A square has a side length of 5 units. Is it possible to cover this square with three squares each with a side length of 4 units?


4 Answers 4



see picture red is 5x5 the other three are 4x4 enter image description here few measurements on the green square: the triangle outside the red square to the left has sides $4,3,5$, therefore the triangle outside the red to the top has sides $1,0.75,1.25$ the crucial thing being $1.25 \ge 5-4$

  • 5
    $\begingroup$ Your diagram looks stretched; none of the squares look square. $\endgroup$ Aug 3, 2020 at 16:42
  • $\begingroup$ @user3294068 If you rotate the screen about 55 degrees to one side, then they all do. $\endgroup$
    – Penguino
    Aug 6, 2020 at 1:58

This is a known problem.

The answer is “yes”.

Because the golden ratio $\varphi=\frac{\sqrt{5}+1}{2}=1.618\dots$ is bigger than $\left(\frac 54\right)^2=1.44$

The following cover of a square of area $\varphi$ by three unit squares was found by Henry E. Dudeney in 1931.

enter image description here

Erich Friedman had a page “Squares Covering Squares” with coverings of the largest known square by $n$ unit squares.


I think the answer is



  • First place one of the $4\times4$ squares within the $5\times5$ square. The remaining area (9 units) should be as compact as possible, so let's shift the $4\times4$ square right up to one corner, leaving an L-shape remaining. (I'm not sure how to prove rigorously that this is optimal.)
  • Now we need to place the other two squares so as to cover that L-shape. Surely the best way to do this is

    diagonally, so that the longest possible part of the $4\times4$ square is along the length of the L on each side.

It seems this should be enough to cover the $5\times5$ square, since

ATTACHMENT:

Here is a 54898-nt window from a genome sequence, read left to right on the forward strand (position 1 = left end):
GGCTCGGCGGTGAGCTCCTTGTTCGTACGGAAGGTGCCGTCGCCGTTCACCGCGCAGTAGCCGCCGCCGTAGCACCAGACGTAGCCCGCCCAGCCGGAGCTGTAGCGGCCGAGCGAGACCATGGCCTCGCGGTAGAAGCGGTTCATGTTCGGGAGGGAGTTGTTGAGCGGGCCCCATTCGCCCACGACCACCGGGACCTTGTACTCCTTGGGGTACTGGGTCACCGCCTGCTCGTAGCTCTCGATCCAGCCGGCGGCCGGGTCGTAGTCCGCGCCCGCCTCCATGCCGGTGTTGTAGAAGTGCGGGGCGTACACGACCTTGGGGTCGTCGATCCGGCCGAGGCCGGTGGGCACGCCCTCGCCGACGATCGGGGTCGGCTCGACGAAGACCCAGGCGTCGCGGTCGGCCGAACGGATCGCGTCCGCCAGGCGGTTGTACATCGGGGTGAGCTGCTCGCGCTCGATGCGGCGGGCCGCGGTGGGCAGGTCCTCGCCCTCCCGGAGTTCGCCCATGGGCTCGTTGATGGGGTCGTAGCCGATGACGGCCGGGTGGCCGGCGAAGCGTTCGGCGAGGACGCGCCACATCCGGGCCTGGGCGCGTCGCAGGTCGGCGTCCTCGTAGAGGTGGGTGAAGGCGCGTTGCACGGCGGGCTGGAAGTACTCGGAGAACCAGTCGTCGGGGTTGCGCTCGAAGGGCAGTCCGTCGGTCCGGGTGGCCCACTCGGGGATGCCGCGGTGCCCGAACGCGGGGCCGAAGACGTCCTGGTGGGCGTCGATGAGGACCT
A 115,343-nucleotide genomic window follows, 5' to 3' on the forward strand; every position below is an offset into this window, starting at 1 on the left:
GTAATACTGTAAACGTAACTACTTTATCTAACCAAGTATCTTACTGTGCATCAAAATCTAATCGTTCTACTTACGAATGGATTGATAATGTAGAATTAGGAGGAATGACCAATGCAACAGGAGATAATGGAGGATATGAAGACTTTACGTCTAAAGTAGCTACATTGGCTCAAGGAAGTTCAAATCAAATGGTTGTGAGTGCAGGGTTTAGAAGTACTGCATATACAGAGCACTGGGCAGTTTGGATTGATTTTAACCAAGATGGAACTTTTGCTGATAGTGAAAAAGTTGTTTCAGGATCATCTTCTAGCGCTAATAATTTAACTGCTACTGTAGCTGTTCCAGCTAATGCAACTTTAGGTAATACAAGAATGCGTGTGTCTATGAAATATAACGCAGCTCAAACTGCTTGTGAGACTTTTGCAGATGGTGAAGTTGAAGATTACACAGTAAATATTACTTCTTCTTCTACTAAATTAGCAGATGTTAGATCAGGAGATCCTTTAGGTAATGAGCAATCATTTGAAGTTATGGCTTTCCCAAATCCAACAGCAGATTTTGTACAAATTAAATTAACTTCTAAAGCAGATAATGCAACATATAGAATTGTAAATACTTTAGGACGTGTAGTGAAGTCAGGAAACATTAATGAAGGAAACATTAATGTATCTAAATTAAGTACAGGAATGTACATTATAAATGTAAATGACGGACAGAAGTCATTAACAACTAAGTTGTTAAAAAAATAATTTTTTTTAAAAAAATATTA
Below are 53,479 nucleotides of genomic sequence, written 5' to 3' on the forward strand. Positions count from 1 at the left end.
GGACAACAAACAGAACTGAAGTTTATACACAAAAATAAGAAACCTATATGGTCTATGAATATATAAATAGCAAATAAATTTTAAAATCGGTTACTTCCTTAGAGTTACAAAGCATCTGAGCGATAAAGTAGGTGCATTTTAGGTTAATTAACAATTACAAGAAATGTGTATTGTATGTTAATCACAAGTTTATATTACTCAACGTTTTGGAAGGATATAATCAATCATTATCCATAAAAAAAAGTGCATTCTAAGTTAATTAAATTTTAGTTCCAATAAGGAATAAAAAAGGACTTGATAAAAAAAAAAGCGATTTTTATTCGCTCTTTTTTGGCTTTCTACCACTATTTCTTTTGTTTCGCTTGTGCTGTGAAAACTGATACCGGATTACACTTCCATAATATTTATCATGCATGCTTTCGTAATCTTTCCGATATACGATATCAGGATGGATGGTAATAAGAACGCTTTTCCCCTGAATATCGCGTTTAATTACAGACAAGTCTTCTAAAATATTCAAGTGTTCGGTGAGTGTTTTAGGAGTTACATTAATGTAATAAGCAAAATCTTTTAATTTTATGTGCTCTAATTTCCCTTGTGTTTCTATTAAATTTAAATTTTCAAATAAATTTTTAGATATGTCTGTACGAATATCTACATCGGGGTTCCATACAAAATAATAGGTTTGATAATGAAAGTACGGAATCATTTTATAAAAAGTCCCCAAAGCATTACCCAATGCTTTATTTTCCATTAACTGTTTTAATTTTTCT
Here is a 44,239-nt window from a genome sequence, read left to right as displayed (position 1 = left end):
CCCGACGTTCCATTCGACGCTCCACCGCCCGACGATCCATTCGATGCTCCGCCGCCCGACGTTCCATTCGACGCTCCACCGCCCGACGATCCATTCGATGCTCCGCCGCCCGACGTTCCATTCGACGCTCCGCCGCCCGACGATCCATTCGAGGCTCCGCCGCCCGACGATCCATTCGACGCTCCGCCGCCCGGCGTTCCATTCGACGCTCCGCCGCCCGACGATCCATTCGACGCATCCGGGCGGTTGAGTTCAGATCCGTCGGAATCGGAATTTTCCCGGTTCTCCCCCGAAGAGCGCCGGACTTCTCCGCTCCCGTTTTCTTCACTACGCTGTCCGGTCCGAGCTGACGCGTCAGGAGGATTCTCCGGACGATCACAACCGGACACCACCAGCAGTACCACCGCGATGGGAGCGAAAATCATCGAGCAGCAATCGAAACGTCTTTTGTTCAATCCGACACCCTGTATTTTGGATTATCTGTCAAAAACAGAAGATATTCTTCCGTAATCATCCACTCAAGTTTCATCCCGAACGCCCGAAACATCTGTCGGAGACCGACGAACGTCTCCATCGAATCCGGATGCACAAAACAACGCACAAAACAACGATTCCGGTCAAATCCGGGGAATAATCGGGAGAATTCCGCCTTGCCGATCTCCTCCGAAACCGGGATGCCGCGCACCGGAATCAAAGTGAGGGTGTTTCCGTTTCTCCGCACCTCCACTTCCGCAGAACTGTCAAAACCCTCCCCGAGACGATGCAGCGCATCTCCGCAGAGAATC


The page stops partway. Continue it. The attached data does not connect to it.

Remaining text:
but actually it's not that easy,

because the total $4\sqrt{2}$ length only covers zero width when the square is placed diagonally.

Let's do a quick bit of calculation:


Placed diagonally inside the $4\times4$ square for maximum length, the longest width-$1$ box that can fit is of length $4\sqrt{2}-1=4.66$.

Even allowing for the fact that the two additional $4\times4$ squares will meet at the corner of the L-shape, there's no way we can cover all of the two open edges of the $5\times5$ square, since our coverage of them will only go as far as $4.66$ along before the coverage starts to slope away from the edge.

  • 3
    $\begingroup$ Good effort undone by one little inaccuracy ("Surely the best way to do this is "), still +1 $\endgroup$ Aug 2, 2020 at 23:10
  • 5
    $\begingroup$ Ouch, I feel for Rand. Keep answering puzzles! And welcome Paul, I see you answered a lot recently. $\endgroup$
    – justhalf
    Aug 3, 2020 at 13:20
  • $\begingroup$ Certainly not "rigorous" either, but definitely seems likely that you need to go to a corner because otherwise you will have to cover areas on both sides of the smaller square. With only 3 squares to work with (2 remaining besides the first one not on a corner in this scenario), that seems really hard to do. $\endgroup$
    – Chipster
    Aug 3, 2020 at 23:31

You need to cover the four corners, so one of the smaller squares covers two corners of the bigger one and the other two smalls cover one corner each.

  • $\begingroup$ How can you cover two corners of the bigger square using one of the smaller squares? $\endgroup$ Aug 3, 2020 at 19:41
  • $\begingroup$ Turn it 45 degrees and make each of the two adjacent top edges coincident with one of the top vertices of the bigger square. $\endgroup$
    – AND
    Aug 3, 2020 at 19:44

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